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Chang'e 3 update: Both rover and lander still alive at the end of their eighth lunar day

Emily Lakdawalla • July 21, 2014

Despite the fact that it hasn't moved for 6 months, the plucky Yutu rover on the Moon is still alive. Its signal is periodically detected by amateur radio astronomers, most recently on July 19. A story posted today by the Chinese state news agency offers a new hypothesis to explain the failure of the rover's mobility systems.

Trundling Across the Moon

Mark Robinson • July 11, 2014

High resolution images from the Lunar Reconnaissance Orbiter Camera detail the 1973 path of the Soviet rover Lunokhod 2.

Lunar Reconnaissance Orbiter's Ongoing Adventure

Samuel Lawrence • May 29, 2014

A few people think that when it comes to the Moon, because we’ve “been there, and done that,” there is nothing new left to discover. But that viewpoint could not be farther from the truth!

The Planetary Society Supports NASA's Asteroid Initiative

Casey Dreier • May 27, 2014

The Planetary Society strongly supports NASA's asteroid initiative, including the goal of redirecting an asteroid to the vicinity of the Moon. But an independent cost estimate is needed, and needed soon.

A new Earthrise over the Moon from Lunar Reconnaissance Orbiter's pushframe camera

Emily Lakdawalla • May 13, 2014

Earth's brilliant colors shine above the drab lunar horizon in this new "Earthrise" photo from the Lunar Reconnaissance Orbiter. An animation that accompanied the image release helped me to write an explainer on how pushframe cameras like Lunar Reconnaissance Orbiter's Wide-Angle Camera works.

Another Day in the Solar System

Bill Dunford • May 12, 2014

One day, five worlds.

Days before its crash, LADEE saw zodiacal light above the lunar horizon

Emily Lakdawalla • April 23, 2014

LADEE ended its mission as planned with a crash into the lunar surface on April 17. Just days prior, it turned its star tracker camera toward the lunar horizon and captured a striking series of images of the lunar sunrise and zodiacal light.

Forensic Ballistics: How Apollo 12 Helped Solve the Skydiver Meteorite Mystery

Philip Metzger • April 21, 2014

What can a 45-year-old mission to the Moon tell us about a "meteorite" flying past a skydiver on Earth?

The End of Opportunity and the Burden of Success

Casey Dreier • April 15, 2014

The Opportunity rover and the Lunar Reconnaissance Orbiter are both zeroed out in NASA's 2015 budget. Learn why these missions face the axe and why the White House is forcing NASA to choose between existing missions and starting new ones.

Yutu Update

Phil Stooke • April 10, 2014

We don’t hear a lot at the moment about Chang’E 3 and Yutu, the Chinese lander and rover which were all over the news a few months ago. But Phil Stooke has been collecting news online and in person last month at the Lunar and Planetary Science Conference and now tries to put it all together and address the current state of the mission.

Commander Dave Scott's Masursky Lecture from LPSC 2014

Emily Lakdawalla • April 04, 2014

A video of Apollo astronaut David Scott's lecture to the Lunar and Planetary Science Conference. His talk was an absolute treat: funny, educational, engaging, full of joy at his adventure, though at the end, a little angry that we've not sent more humans back. It's well worth 45 minutes of your time.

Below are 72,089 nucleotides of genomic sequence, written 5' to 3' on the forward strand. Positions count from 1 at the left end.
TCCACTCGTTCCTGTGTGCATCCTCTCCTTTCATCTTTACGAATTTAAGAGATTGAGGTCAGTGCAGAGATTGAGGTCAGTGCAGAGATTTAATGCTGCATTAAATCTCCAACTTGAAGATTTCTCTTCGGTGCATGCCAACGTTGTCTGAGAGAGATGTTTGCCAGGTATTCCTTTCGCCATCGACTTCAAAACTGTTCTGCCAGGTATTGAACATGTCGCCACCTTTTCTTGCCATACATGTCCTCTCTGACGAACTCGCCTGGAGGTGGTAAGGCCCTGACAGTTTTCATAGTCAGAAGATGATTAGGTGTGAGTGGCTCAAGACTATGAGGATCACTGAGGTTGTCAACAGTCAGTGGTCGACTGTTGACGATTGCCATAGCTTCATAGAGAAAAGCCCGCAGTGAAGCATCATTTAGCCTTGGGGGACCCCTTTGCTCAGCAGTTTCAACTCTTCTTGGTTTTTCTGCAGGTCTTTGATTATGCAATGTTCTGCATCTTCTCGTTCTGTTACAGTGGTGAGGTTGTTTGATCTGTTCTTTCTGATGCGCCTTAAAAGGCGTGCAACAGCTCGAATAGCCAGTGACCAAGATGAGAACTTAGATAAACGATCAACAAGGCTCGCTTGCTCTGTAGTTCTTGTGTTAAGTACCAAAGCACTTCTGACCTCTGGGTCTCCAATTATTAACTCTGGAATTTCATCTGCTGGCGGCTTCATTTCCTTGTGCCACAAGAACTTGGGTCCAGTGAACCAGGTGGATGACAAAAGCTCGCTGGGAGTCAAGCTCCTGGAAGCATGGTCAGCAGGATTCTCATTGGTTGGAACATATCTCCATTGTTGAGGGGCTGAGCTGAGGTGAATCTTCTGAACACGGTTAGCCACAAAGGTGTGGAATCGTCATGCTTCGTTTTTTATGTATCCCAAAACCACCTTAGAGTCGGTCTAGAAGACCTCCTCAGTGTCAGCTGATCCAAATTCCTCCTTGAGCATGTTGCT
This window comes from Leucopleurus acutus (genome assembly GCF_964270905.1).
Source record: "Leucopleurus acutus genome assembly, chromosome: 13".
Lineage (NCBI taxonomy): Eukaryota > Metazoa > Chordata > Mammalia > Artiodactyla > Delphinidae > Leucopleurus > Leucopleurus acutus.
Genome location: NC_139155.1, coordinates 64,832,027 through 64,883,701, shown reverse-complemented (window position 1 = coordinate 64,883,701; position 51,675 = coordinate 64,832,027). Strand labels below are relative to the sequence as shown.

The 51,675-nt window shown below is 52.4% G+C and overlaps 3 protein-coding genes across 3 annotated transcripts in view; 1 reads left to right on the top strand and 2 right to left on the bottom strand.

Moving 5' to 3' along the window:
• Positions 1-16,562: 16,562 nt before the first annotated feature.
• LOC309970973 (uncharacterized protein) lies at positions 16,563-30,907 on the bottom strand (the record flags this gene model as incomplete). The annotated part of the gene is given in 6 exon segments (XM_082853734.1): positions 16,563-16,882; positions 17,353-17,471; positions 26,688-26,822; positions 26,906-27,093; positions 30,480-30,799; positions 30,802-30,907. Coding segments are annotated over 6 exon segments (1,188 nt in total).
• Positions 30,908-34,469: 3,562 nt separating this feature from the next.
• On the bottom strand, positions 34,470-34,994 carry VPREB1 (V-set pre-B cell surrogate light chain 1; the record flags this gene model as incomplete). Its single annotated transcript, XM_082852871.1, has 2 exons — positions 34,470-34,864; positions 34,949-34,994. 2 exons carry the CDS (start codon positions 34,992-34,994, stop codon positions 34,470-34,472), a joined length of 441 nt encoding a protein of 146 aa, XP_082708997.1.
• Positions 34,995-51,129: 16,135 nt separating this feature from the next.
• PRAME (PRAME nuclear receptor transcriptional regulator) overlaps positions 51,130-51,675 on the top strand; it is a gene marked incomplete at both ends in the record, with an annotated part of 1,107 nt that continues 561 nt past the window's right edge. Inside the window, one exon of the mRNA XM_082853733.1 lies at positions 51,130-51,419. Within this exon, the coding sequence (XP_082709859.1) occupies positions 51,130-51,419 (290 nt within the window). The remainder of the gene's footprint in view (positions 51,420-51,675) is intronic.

NASA's LADEE Spacecraft to Fly Through an Eclipse, Crash into the Lunar Surface on April 21st

Casey Dreier • April 04, 2014

LADEE, NASA's latest robotic lunar spacecraft, will reach its planned end-of-mission on April 21st, when it will crash on the far side of the Moon.

Fireworks in the Earth's Sky Sent from the Moon: Reflections from LPSC 2014

Deepak Dhingra • April 03, 2014

Deepak Dhingra reports on presentations from this year's Lunar and Planetary Science Conference focusing on how impacts on the Moon have affected Earth.

Snapshots of Science from the 2014 Lunar and Planetary Science Conference

Emily Lakdawalla • March 25, 2014

Vignettes from dozens of LPSC talks: GRAIL and LADEE at the Moon; ice and craters and conglomerates and organics and gullies on Mars; polar deposits and volatile elements on Mercury; tectonics on Enceladus; and more, until my brain was so full I could barely speak.

Moonwalking

Bill Dunford • March 18, 2014

Get an astronaut's view into several lunar craters.

Checking in on Chang'e 3 and Yutu from Lunar Reconnaissance Orbiter: Yep, still there!

Emily Lakdawalla • March 04, 2014

Seeing hardware that was built by human hands sitting on the surface of another planet never, ever gets old. Today, the Lunar Reconnaissance Orbiter Camera team released two new images of Chang'e 3 and Yutu on the Moon.

Pretty pictures of terraced craters on Mars

Emily Lakdawalla • February 27, 2014

Check out this unusual crater on Mars. It's not a very big one, less than 500 meters in diameter, and yet it has two rings. Most craters on Mars this size are simple bowl shapes. What's going on here?

Sunset on Chang'e 3's third lunar day: Yutu not dead yet, but not moving either

Emily Lakdawalla • February 24, 2014

During the third lunar day of Change'3 surface operations the lander operated normally, performing ultraviolet astronomy and imaging Earth's plasmasphere. The rover's instruments were working, but the rover did not move.

A Spin Through the Inner Solar System

Bill Dunford • February 24, 2014

Animated maps of the planets show the spheres in motion.

Intro Astronomy Class 3: Telescopes, the Moon

Bruce Betts • February 21, 2014

Explore optical, radio, and space telescopes and the Moon in the video of class 3 of Bruce Betts' Introduction to Planetary Science and Astronomy class.

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